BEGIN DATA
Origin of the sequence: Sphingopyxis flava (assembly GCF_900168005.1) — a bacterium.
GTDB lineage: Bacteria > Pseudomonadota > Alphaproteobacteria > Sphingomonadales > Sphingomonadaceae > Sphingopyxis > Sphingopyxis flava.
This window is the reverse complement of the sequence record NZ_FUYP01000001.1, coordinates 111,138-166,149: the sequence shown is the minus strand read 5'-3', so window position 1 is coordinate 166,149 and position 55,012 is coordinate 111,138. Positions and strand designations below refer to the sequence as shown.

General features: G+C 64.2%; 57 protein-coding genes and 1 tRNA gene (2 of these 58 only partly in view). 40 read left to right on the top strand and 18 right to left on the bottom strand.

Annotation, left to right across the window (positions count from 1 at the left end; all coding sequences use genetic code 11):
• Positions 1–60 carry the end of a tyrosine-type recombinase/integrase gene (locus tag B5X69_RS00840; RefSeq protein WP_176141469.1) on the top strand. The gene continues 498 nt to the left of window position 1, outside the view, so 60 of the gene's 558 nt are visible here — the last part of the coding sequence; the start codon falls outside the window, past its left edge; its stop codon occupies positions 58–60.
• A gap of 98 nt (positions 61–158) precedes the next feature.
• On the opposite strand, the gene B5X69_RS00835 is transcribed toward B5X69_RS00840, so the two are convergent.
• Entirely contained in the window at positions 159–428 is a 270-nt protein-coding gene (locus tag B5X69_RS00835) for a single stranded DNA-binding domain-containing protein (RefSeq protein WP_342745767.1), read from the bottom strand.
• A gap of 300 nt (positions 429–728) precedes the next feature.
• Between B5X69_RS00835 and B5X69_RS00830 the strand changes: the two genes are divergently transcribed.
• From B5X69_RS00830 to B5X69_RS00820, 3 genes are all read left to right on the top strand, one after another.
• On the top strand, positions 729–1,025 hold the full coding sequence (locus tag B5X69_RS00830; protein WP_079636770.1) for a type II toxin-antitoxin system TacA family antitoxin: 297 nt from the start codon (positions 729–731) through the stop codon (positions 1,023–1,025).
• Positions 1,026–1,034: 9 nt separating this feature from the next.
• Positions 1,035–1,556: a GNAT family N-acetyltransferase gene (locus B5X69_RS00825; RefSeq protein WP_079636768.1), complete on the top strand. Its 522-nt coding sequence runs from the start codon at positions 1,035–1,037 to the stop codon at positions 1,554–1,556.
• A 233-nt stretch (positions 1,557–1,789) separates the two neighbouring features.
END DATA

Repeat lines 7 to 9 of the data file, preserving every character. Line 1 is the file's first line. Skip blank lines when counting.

• A gap of 98 nt (positions 61–158) precedes the next feature.
• On the opposite strand, the gene B5X69_RS00835 is transcribed toward B5X69_RS00840, so the two are convergent.
• Entirely contained in the window at positions 159–428 is a 270-nt protein-coding gene (locus tag B5X69_RS00835) for a single stranded DNA-binding domain-containing protein (RefSeq protein WP_342745767.1), read from the bottom strand.